The group also engaged in imaginative activities where they had to try to embody different emotions like “happy” or “sad.” They also tried posing like the people they saw in the photos in the gallery and created their own stories about the plants and flowers design that they observed on the Tiffany lamps. For example Jen Olenizcak’s student partner told her that she was the tulip and then proceeded to act out a story about the wind, a bee getting pollen, and snowflakes falling on the tulip.

She was very excited with the level of engagement from the students and their families and though the results of this very short study was only tried this one time she is hopeful that perhaps if the program could be extended to more than two weeks, more than one class session so that perhaps we can see something really inspiring happen. “Would the empathy move beyond the class and contribute to a better understanding of emotions? Could the eye contact in “Pass the Clap” transfer to everyday life”? We don’t know the answers, but we would sure like to find out.

We will be talking about some emerging and innovative therapeutic practices as well as issues of empathy, specifically on Day 2 of our upcoming International Autism Conference. For more information and ticket registration, CLICK HERE!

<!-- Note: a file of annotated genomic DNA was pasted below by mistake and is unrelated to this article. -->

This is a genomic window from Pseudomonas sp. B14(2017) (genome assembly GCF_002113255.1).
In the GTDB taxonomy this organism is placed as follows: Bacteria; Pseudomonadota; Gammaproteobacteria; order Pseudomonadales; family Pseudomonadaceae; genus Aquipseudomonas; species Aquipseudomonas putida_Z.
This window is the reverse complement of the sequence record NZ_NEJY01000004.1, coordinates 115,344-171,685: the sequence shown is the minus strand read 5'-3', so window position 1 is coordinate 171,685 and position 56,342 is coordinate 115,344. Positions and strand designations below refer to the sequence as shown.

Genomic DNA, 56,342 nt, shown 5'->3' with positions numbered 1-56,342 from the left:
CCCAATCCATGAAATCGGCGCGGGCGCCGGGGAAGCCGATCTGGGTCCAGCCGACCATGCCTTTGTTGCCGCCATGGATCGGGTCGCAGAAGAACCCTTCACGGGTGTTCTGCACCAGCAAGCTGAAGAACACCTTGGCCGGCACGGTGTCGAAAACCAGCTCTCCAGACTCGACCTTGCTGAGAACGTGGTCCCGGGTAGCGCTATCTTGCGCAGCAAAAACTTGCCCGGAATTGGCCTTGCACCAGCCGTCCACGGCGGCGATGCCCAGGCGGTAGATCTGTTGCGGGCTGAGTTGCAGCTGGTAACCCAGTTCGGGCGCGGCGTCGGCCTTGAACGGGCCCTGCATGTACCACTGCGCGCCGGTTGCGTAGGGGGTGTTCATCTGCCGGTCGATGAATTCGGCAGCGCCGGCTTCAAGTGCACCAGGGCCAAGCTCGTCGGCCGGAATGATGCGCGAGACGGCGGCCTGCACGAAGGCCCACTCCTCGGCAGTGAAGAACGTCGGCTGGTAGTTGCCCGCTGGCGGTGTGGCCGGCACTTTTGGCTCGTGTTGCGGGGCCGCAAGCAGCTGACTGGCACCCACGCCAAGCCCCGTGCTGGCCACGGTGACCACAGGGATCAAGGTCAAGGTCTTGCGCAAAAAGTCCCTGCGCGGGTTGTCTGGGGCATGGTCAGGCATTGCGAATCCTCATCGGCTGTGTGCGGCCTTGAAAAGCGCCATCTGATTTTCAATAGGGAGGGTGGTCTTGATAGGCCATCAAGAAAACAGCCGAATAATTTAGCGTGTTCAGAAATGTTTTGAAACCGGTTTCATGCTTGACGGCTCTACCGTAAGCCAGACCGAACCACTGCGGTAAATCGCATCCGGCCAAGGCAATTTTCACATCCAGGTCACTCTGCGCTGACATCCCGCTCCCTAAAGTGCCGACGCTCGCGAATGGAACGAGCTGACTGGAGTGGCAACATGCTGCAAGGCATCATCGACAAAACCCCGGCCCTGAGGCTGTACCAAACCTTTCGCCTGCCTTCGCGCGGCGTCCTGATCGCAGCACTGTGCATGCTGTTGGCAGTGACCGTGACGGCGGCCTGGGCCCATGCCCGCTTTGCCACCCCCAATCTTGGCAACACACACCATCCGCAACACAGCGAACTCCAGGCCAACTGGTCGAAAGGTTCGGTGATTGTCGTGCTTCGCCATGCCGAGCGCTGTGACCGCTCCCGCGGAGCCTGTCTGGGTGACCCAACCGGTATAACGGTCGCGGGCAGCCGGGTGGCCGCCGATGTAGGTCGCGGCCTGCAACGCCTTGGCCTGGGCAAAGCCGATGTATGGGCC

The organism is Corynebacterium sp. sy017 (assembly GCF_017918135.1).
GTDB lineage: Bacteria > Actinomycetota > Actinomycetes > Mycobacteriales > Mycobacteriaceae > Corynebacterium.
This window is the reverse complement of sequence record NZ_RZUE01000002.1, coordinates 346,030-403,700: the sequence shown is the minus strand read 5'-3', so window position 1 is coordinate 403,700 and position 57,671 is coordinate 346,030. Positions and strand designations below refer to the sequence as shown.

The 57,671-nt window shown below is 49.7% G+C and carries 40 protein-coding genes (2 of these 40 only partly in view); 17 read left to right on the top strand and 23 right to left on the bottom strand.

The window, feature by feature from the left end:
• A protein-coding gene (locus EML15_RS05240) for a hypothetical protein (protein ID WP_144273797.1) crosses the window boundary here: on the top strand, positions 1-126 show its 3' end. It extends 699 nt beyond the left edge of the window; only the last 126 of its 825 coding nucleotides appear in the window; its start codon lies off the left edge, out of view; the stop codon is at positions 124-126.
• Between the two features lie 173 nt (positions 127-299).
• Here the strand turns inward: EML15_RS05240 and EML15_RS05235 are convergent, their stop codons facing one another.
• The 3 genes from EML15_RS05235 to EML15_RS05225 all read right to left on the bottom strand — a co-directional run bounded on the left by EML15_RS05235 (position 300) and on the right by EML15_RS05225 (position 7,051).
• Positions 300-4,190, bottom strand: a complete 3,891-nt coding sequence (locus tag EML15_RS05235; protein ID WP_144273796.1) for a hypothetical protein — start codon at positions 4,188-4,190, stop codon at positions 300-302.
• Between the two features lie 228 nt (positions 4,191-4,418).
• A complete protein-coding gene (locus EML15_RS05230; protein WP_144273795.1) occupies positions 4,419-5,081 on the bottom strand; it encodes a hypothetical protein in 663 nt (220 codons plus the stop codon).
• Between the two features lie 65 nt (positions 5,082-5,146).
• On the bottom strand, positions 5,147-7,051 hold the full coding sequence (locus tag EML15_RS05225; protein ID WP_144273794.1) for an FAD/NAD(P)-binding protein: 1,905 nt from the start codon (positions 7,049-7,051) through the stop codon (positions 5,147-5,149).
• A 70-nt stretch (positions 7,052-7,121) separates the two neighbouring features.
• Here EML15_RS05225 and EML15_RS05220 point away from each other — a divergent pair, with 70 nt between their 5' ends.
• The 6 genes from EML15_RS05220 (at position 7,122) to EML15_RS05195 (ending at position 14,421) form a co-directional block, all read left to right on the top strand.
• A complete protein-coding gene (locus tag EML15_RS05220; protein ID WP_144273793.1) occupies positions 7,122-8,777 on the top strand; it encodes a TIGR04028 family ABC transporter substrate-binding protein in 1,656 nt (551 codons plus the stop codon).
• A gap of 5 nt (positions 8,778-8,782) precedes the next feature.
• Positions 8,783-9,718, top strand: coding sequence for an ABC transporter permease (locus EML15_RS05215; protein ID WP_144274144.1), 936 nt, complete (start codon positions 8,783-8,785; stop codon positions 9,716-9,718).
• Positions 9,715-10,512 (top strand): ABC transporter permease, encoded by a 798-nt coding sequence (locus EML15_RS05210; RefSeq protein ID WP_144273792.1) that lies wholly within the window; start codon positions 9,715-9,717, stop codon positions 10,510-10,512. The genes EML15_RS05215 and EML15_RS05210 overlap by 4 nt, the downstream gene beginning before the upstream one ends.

The Incredible Progression of a Young Shema Kolainu Student

Like many children that have been diagnosed with Autism, 3-year old Daniel would refuse to communicate with words or even gestures. He would get frustrated to the point of tears, and would end up banging his head or pulling the hair of his teachers. They tried to get him to join in with social groups within his preschool class at Shema Kolainu, but he simply refused. Despite the fact that Daniel did not want to communicate, his teachers never gave up on trying, and were hopeful that one day he might find a way to express himself. What happened next was beyond what anyone would have expected.

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Daniel learned to use a board that had photos of some of his favorite toys and things that he liked. His teachers hoped that he would repeat the names of these items after they said them, because he would not feel as threatened or afraid to communicate about an item that he truly enjoyed. Eventually, Daniel began repeating words regarding things he liked. He would speak one word, such as “iPad”, “truck”, or “ball”. His communication abilities expanded further when he began saying that he would “want” each specific item. His ability to convey his longing to hold a specific item, is truly astounding, and his journey from being non-verbal to being able to express himself, is nothing short of miraculous.

Exploring the benefits of yoga for kids with autism

Yoga Therapy for Autism

We are always looking for new therapies and ways to manage symptoms and issues associated with autism, which is a developmental disorder that typically appears within the first 3 years of life. Autism can be mild or severe and interferes with a child’s ability to understand social cues and communicate. An autistic child has difficulty managing emotions and can display aggressive and obsessive behaviors.